How and Why Amir Lehavot was Eliminated in Third Place

Amir Lehavot got all in on the first hand of three-handed but couldn't find a double up. (Tim Fiorvanti photo)

Amir Lehavot got all in on the first hand of three-handed but couldn’t find a double up. (Tim Fiorvanti photo)

Amir Lehavot arrived at the final table second in chips, and though he took a slight chip lead very early on at the final table and held on for a third place finish, he never seemed to gain any momentum.

Lehavot lost two key pots that ultimately lead to a crippled stack.

He took the first major blow to his stack on the 29th hand of play, after he opened to 1 million from the hijack seat and Marc-Etienne McLaughlin called in the cutoff. Lehavot fired 1.25 million on the K 6 4 flop and McLaughlin made the call. Lehavot checked the J turn, McLaughlin bet 2.5 million and Lehavot called. The river brought the K, McLaughlin bet 7.2 million and Lehavot quickly called. He┬áturned over A K, for a rivered three of a kind, but it would fall to McLaughlin’s K J that filled up on the river.

The second hit to Lehavot’s stack came in a three-bet pot against Jay Farber on the 87th hand of the day.

Farber opened to 1.3 million from the hijack seat and Lehavot raised to 3.1 million from the small blind. Farber called, and they saw a flop of T 4 2 heads up. Lehavot bet 2.3 million and Farber called. They saw the 9 hit the turn and Lehavot fired out 4 million. Lehavot checked the A river and Farber checked back. Lehavot turned over K J and Farber showed the winning A Q, scooping the pot. At the

Lehavot, who started the hand with 25.475 million, was left with 12.65 million, losing less than half his stack.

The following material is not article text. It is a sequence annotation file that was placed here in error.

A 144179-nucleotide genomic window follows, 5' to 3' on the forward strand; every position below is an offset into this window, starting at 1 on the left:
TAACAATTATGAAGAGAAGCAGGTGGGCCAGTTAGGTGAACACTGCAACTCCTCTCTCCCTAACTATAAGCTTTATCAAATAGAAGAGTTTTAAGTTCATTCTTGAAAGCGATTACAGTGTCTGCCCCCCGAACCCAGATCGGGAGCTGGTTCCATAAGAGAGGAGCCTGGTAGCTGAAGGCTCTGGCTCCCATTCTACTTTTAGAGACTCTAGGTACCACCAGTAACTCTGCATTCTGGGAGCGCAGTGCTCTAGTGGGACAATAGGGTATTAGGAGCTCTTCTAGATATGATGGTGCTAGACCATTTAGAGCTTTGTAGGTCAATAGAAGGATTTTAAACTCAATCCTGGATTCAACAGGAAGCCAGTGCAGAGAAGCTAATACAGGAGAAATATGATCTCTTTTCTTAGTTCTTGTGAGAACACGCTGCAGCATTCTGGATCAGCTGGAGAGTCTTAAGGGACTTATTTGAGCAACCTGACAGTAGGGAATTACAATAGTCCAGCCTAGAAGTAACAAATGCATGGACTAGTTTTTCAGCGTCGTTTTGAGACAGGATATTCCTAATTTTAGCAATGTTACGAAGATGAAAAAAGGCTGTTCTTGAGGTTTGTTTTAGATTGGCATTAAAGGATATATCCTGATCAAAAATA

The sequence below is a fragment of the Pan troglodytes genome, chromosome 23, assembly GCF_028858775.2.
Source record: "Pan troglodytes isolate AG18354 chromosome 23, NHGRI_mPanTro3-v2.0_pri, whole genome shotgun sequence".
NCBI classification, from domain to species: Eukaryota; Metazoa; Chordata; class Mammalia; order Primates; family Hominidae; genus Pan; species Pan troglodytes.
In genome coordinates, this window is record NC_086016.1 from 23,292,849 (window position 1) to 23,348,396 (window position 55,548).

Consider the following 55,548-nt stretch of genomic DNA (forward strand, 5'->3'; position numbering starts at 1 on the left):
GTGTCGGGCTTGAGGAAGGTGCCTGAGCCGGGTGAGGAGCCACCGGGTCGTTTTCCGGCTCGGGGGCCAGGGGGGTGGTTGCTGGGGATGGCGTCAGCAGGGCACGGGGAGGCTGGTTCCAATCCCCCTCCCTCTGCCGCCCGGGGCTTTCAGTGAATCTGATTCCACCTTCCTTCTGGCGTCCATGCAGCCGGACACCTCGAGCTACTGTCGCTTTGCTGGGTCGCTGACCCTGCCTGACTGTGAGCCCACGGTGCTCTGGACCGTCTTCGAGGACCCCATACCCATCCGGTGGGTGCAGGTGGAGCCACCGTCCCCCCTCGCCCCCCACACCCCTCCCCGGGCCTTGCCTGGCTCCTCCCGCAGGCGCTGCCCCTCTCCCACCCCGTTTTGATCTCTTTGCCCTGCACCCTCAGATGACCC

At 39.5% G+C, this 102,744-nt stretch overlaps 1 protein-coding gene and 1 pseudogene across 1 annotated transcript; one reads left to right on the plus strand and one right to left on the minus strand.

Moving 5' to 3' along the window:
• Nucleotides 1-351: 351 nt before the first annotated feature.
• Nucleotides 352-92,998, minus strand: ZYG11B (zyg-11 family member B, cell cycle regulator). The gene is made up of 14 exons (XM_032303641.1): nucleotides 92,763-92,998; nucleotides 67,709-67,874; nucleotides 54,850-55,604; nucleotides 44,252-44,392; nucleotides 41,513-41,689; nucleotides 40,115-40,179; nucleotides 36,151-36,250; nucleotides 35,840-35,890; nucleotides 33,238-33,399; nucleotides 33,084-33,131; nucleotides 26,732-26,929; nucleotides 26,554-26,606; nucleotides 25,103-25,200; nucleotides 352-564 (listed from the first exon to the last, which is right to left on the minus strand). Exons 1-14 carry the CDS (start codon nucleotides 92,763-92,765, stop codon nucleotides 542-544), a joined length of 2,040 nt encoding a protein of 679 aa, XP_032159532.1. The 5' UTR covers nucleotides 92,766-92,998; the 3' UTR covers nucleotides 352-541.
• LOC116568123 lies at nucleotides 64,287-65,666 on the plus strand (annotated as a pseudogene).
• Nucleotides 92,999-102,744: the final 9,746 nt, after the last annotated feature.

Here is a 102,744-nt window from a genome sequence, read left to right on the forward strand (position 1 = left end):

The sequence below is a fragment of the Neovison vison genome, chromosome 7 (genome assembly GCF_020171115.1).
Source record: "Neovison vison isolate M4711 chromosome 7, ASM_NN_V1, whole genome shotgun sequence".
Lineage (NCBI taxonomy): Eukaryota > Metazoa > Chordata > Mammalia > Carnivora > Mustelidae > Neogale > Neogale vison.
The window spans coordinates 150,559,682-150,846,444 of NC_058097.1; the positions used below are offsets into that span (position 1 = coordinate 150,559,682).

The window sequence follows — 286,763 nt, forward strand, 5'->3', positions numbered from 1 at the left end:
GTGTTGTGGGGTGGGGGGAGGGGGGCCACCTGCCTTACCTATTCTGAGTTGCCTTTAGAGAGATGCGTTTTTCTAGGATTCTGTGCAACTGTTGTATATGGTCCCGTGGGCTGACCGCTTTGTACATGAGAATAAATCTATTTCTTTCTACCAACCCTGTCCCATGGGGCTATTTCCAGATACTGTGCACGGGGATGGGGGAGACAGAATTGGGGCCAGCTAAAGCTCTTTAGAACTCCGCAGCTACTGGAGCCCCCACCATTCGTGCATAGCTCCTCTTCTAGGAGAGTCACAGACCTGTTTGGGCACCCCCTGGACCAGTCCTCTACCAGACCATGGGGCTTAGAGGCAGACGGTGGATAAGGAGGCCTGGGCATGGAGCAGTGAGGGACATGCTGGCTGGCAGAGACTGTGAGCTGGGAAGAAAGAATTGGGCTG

As play reached six-handed, Lehavot’s began to slip away, and eventually he was the short stack at the table, holding as little as 8.1 million, with blinds at 400,000/800,000 and a 100,000 ante. About six hours after play started on the day, Lehavot stole the blinds and antes with a shove, and on the next hand he three-bet over a raise from Ryan Riess, giving Lehavot a stack of 12.7 million, still the smallest at the table.

Ryan Riess was on the button, and he raised to 1.7 million. Amir Lehavot moved all in for 11.2 million from the small blind, and Riess called.

Lehavot found a spot to double up with J J against the A 6 of Riess, who had raised to 1.7 million and called Lehavot’s shove for 11.2 million. The board ran out T 5 3 T 7 to give Lehavot some breathing room and 23.6 million in chips.

But it wasn’t enough for Lehavot to hang on.

With McLaughlin losing a cooler against Farber and Sylvain Loosli busting shortly after, Lehavot found himself with a guaranteed third-place finish up against two much larger stacks in Ryan Riess and Farber.

On the hand after Loosli busted, with blinds at 500,000/1 million, Riess raised to 2 million from the small blind and Lehavot shoved for 21.5 million.

Riess called quickly with T T, a favorite over the 7 7 of Lehavot. The board ran out Q 8 4 2 J, sending Lehavot to the rail and earning $3,727,823.

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